59151, though it notes that it is not controlled by the IANA at that
   point. The list provided by RFC1700 in 1994 remained the standard
   until it was declared replaced by an on-line version, as of RFC3232
   in 2002 [RFC1700][RFC3232].

4. Current Port Use

   The current IANA website (www.iana.org) indicates three ranges of
   port assignments:

      Binary         Hex

      -----------------------------------------------------------

      0-1023         0x03FF         Well-Known (a.k.a. 'system')

      1024-49151     0x0300-0xBFFF  Registered (a.k.a. 'user')

      49152-65535    0xC000-0xFFFF  Dynamic/Private

   Well-known encompasses the range 0..1023. On some systems, use of
   these ports requires privileged access, e.g., that the process run
   as 'root', which is why these are referred to as 'system' ports. The
   ports from 1024..49151 denotes non-privileged services, known as
   'registered'; because these ports do not run with special



Touch                 Expires November 30, 2012                [Page 4]


Internet-Draft  Recommendations for Transport Port Use         May 2012


   privileges, they are often referred to as 'user' ports. Dynamic or
   Private ports are not registered through IANA.

   Both Well-Known and Registered ports are registered through IANA, so
   both are sometimes called "registered ports". As a result, the term
   'registered' is ambiguous, referring either to the entire range 0-
   49151 or to the user ports. Complicating matters further, 'system'
   ports do not always require special (i.e., 'root') privilege.
   Regardless, for clarity, throughout the remainder of this document
   we will refer to the port ranges as 'system', 'user', and 'private'.

5. What is a Port?

   A port is a 16-bit number used for two distinct purposes:

      o  Demultiplexing transport connections within an end host

      o  Identifying a service

   The first reason requires that each transport connection between a
   given pair of IP addresses use a different pair of ports, but does
   not require either coordination or registration of port use. It is
   the second reason that drives the need for a common registry.

   Consider a user wanting to run a web server. That service could run
   on any port, provided that all clients knew what port to use to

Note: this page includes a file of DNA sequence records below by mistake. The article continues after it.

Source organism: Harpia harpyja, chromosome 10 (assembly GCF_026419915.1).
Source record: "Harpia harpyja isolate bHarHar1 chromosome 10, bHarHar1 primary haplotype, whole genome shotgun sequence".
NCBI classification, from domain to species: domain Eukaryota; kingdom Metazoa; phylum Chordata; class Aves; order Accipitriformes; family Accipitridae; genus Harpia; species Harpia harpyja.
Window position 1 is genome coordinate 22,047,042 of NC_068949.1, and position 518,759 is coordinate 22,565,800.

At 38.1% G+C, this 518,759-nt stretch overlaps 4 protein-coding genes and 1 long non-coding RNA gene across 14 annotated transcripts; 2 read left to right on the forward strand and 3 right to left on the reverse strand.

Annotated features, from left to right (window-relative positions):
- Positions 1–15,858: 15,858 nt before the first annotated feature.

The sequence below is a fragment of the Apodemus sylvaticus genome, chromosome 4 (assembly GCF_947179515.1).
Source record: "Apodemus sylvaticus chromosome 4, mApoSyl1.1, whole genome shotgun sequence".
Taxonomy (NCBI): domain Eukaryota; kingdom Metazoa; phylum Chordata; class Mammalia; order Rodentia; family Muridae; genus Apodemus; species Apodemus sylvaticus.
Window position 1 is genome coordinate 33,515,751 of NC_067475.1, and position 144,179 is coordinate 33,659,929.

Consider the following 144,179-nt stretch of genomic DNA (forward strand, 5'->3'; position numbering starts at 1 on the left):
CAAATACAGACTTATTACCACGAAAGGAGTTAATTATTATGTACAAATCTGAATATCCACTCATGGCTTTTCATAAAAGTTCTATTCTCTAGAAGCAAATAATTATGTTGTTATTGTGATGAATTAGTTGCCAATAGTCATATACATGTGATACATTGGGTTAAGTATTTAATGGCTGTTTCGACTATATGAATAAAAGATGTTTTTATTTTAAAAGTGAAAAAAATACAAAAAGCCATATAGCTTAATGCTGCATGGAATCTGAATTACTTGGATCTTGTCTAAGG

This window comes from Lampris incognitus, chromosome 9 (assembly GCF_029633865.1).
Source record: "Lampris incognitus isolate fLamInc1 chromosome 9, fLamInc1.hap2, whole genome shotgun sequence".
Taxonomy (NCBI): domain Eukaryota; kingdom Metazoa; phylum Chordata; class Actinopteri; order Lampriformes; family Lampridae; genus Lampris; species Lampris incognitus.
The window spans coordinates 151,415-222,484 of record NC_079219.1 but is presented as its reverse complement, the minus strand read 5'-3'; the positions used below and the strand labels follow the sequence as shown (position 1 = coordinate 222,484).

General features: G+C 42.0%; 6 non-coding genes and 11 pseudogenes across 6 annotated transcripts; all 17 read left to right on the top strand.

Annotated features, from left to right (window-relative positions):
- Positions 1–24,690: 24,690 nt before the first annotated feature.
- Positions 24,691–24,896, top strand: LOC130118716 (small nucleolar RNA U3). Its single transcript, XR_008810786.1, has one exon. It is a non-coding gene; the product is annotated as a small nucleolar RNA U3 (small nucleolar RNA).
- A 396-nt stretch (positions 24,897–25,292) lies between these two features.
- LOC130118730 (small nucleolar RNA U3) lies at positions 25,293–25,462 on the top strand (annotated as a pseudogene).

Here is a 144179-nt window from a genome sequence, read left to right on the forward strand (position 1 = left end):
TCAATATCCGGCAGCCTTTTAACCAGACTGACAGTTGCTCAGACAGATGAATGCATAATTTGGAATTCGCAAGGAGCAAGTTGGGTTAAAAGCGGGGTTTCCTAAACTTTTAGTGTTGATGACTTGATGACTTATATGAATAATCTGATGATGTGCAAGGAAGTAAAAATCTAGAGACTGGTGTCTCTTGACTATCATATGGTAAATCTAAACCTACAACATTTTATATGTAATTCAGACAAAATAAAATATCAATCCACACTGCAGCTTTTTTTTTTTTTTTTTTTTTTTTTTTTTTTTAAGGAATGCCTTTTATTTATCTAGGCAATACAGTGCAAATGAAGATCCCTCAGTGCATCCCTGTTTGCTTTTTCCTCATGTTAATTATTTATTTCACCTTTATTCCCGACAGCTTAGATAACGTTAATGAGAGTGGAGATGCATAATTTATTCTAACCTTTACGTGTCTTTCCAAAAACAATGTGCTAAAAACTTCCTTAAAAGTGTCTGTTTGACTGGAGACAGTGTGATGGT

access that service at that host. Such information can be
   distributed out of band, e.g., in the URL, such as:

      http:51509//www.example.com/

   Ultimately, it's important to keep in mind that the correlation of a
   service with a port number is an agreement between the two endpoints
   of the connection only. The rest of the world might think that
   you're sending DNS packets on port 53, but you can run a web server
   on that port just fine, provided the server and client both decide
   that port 53 is for HTTP web server traffic.

   Which brings us to the concept of a service. A service is the
   combination of ISO Layers 5-7 that represent an application protocol
   capability. For example www (port 80) is a service that uses HTTP as
   an application protocol, and provides a common web server. However,
   it is possible to use HTTP for other purposes, such as command and
   control. This is why some current service names (HTTP, e.g.) are a
   bit overloaded - they describe not only the application protocol,
   but a particular service.



Touch                 Expires November 30, 2012                [Page 5]


Internet-Draft  Recommendations for Transport Port Use         May 2012


   IANA registers ports so that endpoints on the Internet do not need
   to pairwise, explicitly coordinate the meaning of their port
   numbers. This is the primary reason for registering ports with IANA
   - to have a common agreement between all endpoints on the Internet
   as to the meaning of a port.

   Ports are used for other purposes as well, however. The other
   primary reason for registering ports with IANA is to simplify end
   system configuration, so individual installations do not need to